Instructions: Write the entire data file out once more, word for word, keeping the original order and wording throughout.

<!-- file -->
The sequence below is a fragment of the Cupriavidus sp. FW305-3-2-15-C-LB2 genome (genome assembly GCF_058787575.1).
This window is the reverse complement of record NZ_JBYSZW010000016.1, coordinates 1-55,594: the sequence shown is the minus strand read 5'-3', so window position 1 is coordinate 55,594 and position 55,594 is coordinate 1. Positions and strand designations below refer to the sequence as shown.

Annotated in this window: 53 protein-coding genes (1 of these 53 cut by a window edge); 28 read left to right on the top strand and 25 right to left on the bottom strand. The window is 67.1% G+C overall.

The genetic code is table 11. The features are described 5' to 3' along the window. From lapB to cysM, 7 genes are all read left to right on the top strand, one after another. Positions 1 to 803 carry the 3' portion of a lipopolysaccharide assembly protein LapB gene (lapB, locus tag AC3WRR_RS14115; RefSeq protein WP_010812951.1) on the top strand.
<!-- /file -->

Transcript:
The sequence below is a fragment of the Cupriavidus sp. FW305-3-2-15-C-LB2 genome (genome assembly GCF_058787575.1).
This window is the reverse complement of record NZ_JBYSZW010000016.1, coordinates 1-55,594: the sequence shown is the minus strand read 5'-3', so window position 1 is coordinate 55,594 and position 55,594 is coordinate 1. Positions and strand designations below refer to the sequence as shown.

Annotated in this window: 53 protein-coding genes (1 of these 53 cut by a window edge); 28 read left to right on the top strand and 25 right to left on the bottom strand. The window is 67.1% G+C overall.

The genetic code is table 11. The features are described 5' to 3' along the window. From lapB to cysM, 7 genes are all read left to right on the top strand, one after another. Positions 1 to 803 carry the 3' portion of a lipopolysaccharide assembly protein LapB gene (lapB, locus tag AC3WRR_RS14115; RefSeq protein WP_010812951.1) on the top strand.